Metabolic-associated fatty liver disease (MAFLD), formerly named nonalcoholic fatty liver disease (NAFLD), greatly increases the risk of various complications (1–3), among which cardiovascular disease (CVD) has been identified as the leading cause of deaths, accounting for approximately 48% of the total mortalities (4). Previous studies have also reported that NAFLD is closely related to the early atherosclerotic events of CVD, such as carotid intima-media thickness (CIMT) thickening, coronary artery calcification, decreased vasodilation response, and increased arterial stiffness (5,6). Therefore, for patients with MAFLD, it is important to clarify the risk factors and their early screening value related to CVD.
Hepatic fibrosis severity has been acknowledged as one of the most important factors in predicting arteriosclerotic cardiovascular disease. A recent cohort study with a median follow-up time of 5 years suggested that in NAFLD patients with liver biopsy, advanced fibrosis (liver fibrosis stage 3–4) is an independent risk factor for the development of CVD with an HR of 2.86 (95% confidence interval [CI] 1.36–6.04) (7). In addition, another cohort study of 14,819 patients who suffered from acute coronary syndrome inferred that the risk of recurrence of CVD in patients with hepatic fibrosis assessed by the noninvasive liver fibrosis score (NAFLD fibrosis score [NFS]) is 1.55 times greater than in patients without hepatic fibrosis (8).
NASH-related and NAFLD-related hepatic fibrosis are caused by systemic insulin resistance (IR), leading to intrahepatic fat accumulation and mitochondrial peroxidation (9). Decreased levels of intrahepatic lipid synthesis are due to impaired liver function after the development of advanced hepatic fibrosis (10). Lipoprotein (a) (Lp(a)), a low-density lipoprotein (LDL)-like particle, is also mainly synthesized in the liver and has been identified through the serum level of LPA genes and genetic factors as another independent causal contributor to CVD in different populations (11–14). Furthermore, compared with other serum lipids, such as LDL and triglycerides, the Lp(a) level is a highly heritable biomarker associated with CVD with 75%–95% variability levels due to LPA gene polymorphisms, especially its copy number variants in the kringle IV type 2 domain (15). A cross-sectional study from South Korea reported that the Lp(a) level of patients with NAFLD is lower than that of non-NAFLD patients (16), but the study did not further analyze how hepatic fibrosis affected the Lp(a) levels of patients with NAFLD. A recent study including biopsy-defined NAFLD patients indicated that progressive nonalcoholic steatohepatitis (NASH) reduces Lp(a) levels and that the predictive value of Lp(a) for CVD risk is reduced in patients with NAFLD (17). However, whether the predictive value of Lp(a) differs between MAFLD with and without advanced hepatic fibrosis remains unclear. Therefore, the predictive and clinical values of Lp(a) in MAFLD with different status remain poorly understood.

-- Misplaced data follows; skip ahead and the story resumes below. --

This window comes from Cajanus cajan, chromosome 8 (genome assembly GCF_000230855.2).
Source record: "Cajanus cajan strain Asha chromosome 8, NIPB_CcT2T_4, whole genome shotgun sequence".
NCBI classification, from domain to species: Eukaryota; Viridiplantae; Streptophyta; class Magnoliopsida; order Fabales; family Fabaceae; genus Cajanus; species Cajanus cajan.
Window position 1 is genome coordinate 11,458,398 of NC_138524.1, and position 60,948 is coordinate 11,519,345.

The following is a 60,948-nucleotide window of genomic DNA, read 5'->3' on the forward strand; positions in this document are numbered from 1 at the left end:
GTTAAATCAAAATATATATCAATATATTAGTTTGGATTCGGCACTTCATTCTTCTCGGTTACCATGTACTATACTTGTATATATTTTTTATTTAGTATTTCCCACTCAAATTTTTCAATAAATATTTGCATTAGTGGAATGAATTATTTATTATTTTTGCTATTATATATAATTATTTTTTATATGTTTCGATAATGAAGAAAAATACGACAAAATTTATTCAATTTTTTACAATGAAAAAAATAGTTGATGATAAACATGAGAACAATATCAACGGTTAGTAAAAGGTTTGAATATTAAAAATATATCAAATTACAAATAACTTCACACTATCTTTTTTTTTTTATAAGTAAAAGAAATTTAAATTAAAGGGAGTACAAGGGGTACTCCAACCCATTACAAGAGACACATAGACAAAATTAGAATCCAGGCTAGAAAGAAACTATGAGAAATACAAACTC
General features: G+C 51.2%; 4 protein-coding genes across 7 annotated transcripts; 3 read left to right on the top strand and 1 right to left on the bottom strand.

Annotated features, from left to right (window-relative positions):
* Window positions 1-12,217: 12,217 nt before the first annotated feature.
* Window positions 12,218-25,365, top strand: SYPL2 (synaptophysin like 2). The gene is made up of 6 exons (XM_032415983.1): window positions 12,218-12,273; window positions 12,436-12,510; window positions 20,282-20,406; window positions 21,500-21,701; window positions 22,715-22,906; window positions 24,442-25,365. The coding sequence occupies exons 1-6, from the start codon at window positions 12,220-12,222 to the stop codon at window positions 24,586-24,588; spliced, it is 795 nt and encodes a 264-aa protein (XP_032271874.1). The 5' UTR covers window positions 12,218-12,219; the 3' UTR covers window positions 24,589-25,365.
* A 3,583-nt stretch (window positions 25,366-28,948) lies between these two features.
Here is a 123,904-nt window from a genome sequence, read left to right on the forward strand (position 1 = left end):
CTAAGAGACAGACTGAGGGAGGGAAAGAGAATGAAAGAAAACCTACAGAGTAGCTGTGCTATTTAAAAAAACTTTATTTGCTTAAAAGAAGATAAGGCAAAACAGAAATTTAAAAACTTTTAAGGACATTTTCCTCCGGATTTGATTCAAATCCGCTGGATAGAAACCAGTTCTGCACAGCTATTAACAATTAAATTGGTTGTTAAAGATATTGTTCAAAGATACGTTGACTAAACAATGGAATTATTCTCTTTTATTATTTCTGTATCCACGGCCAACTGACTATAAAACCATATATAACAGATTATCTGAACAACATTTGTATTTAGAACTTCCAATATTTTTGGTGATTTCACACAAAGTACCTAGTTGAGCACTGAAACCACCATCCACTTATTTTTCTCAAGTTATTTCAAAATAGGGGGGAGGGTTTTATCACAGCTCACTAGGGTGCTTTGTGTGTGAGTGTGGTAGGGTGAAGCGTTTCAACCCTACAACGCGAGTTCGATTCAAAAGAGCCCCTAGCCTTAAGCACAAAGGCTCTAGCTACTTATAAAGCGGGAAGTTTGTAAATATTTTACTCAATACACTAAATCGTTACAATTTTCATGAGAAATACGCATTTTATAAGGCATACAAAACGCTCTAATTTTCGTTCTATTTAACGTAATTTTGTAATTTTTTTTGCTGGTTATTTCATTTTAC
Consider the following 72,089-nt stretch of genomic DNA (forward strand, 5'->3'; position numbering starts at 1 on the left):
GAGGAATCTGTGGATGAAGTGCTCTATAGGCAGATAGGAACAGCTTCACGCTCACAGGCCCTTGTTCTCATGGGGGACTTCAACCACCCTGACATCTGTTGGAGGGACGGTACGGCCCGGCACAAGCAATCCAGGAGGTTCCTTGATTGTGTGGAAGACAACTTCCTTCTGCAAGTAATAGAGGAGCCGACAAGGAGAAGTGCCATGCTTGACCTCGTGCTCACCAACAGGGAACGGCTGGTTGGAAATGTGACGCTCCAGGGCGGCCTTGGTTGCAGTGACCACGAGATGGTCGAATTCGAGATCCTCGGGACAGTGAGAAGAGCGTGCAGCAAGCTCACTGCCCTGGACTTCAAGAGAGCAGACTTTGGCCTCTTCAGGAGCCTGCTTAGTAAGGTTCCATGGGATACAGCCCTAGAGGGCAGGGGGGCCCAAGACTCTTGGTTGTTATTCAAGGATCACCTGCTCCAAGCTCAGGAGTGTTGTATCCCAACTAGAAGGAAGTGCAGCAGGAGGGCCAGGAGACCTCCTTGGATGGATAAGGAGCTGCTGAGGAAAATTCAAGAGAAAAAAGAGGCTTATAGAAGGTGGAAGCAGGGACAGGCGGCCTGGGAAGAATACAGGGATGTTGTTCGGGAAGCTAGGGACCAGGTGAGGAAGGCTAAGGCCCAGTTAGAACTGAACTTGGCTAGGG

This study aimed to estimate the relationship between serum Lp(a) and carotid atherosclerosis in non-MAFLD and MAFLD patients with or without advanced fibrosis and to compare the accuracy of Lp(a) in predicting the risk of carotid atherosclerosis in MAFLD patients with different degrees of hepatic steatosis and fibrosis.
Study population and design
This was a cross-sectional study including consecutive patients who were older than 18 years, naïve to treatment of metabolic diseases, and underwent abdominal and carotid B-mode ultrasound at the First Affiliated Hospital of Sun Yat-sen University from January 1, 2015, to June 30, 2021. The protocol and the written informed consent provided by all cases were approved by the Clinical Research Ethics Committee of The First Affiliated Hospital of Sun Yat-sen University. This study complied with the Declaration of Helsinki (Approve No. 2015).
According to the Asia-Pacific MAFLD Guidelines 2020 (18), the MAFLD in our study was established based on the radiologically defining fatty liver plus the presence of any one of the following 3 conditions including overweight/obesity (body mass index [BMI] ≥ 23 kg/m2), type 2 diabetes mellitus, or lean/normal weight (BMI < 23 kg/m2) with metabolic dysregulation. Metabolic dysregulation was defined as the presence of at least 2 of the following conditions: (i) waist circumference ≥90 in men and 80 cm in women, (ii) blood pressure ≥130/85 mm Hg or specific drug treatment, (iii) TG ≥ 1.70 mmol/L or specific drug treatment, (iv) HDL-C <1.0 mmol/L for male patients and <1.3 mmol/L for female patients, (v) impaired fasting glucose, (vi) homeostasis model assessment-insulin resistance (HOMA-IR) score ≥2.5, or (vii) C-reactive protein level >2 mg/L. The non-MAFLD cases referred to participants who do not meet the criteria mentioned above.
The exclusion criteria included (i) concomitant hepatocellular carcinoma or decompensated cirrhosis or liver failure; (ii) a prior use of steroids, amiodarone, tamoxifen, or methotrexate; (iii) pregnancy or breastfeeding; (iv) self-reported excessive alcohol consumption (>140 g per week for male patients or >70 g per week for female patients); (v) other concomitant liver diseases, including hepatocellular carcinoma, hepatitis B or C viral infection, or autoimmune liver disease; and (vi) current infection, surgery within the past year, inflammatory disease, or cancer.